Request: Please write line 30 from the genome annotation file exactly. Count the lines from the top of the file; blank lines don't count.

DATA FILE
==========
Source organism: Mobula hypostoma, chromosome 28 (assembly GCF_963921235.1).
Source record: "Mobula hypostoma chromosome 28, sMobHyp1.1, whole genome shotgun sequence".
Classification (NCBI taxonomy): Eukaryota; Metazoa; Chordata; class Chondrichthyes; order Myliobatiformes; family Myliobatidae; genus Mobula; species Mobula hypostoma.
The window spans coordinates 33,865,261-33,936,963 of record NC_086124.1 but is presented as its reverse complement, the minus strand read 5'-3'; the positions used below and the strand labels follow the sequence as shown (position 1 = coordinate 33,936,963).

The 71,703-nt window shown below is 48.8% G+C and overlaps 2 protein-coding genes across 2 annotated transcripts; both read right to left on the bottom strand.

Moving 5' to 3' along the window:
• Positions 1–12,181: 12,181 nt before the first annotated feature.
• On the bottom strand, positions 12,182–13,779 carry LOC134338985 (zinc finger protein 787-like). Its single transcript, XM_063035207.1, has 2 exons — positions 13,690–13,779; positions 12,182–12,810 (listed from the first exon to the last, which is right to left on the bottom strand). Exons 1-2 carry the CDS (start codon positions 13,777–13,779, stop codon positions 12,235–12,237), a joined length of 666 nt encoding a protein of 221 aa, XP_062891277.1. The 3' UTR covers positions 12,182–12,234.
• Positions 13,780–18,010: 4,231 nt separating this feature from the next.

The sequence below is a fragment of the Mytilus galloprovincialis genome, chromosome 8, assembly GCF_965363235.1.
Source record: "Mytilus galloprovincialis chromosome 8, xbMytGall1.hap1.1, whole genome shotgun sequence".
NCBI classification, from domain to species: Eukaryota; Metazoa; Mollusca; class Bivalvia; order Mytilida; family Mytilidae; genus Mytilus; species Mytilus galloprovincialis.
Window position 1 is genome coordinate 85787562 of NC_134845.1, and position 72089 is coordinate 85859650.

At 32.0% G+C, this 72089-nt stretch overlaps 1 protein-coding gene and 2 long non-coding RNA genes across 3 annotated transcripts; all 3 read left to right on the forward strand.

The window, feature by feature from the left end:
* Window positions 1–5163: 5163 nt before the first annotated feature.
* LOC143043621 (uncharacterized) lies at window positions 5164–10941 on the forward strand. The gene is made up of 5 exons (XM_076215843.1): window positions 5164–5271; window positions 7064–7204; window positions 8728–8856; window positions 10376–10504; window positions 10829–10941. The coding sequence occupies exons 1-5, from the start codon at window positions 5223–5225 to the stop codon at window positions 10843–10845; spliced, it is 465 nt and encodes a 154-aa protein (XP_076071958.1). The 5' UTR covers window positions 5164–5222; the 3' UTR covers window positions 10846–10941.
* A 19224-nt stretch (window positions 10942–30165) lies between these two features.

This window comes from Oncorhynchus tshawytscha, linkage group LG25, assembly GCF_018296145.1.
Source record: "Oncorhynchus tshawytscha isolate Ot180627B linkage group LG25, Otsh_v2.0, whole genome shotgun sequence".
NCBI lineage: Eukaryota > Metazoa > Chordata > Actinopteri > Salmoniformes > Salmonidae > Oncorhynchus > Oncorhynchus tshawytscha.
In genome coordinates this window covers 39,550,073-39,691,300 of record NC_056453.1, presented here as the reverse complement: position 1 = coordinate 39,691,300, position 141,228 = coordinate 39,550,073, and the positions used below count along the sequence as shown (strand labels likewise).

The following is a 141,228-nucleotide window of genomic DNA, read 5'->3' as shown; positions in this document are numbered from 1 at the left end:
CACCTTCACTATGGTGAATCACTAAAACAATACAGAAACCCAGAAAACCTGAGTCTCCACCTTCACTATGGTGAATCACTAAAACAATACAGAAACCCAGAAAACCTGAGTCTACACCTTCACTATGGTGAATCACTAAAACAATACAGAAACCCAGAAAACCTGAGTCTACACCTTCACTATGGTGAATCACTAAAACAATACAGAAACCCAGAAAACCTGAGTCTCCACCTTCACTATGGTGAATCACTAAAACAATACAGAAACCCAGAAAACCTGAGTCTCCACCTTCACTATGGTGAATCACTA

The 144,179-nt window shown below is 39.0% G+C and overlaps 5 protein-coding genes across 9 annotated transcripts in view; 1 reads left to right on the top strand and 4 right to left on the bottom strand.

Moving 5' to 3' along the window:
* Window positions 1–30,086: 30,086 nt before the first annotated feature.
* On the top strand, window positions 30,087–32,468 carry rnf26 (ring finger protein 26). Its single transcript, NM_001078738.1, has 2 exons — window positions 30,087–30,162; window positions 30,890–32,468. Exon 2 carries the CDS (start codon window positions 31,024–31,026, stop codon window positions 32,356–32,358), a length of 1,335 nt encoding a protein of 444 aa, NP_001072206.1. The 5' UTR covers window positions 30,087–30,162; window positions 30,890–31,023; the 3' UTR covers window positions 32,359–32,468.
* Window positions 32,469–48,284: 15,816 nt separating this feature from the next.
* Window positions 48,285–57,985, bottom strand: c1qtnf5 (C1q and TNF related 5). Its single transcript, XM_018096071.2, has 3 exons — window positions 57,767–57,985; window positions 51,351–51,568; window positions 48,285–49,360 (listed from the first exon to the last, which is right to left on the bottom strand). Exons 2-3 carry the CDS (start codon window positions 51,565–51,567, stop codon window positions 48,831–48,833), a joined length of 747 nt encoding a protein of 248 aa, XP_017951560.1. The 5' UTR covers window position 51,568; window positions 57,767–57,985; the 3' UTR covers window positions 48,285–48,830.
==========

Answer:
* Window positions 48,285–57,985, bottom strand: c1qtnf5 (C1q and TNF related 5). Its single transcript, XM_018096071.2, has 3 exons — window positions 57,767–57,985; window positions 51,351–51,568; window positions 48,285–49,360 (listed from the first exon to the last, which is right to left on the bottom strand). Exons 2-3 carry the CDS (start codon window positions 51,565–51,567, stop codon window positions 48,831–48,833), a joined length of 747 nt encoding a protein of 248 aa, XP_017951560.1. The 5' UTR covers window position 51,568; window positions 57,767–57,985; the 3' UTR covers window positions 48,285–48,830.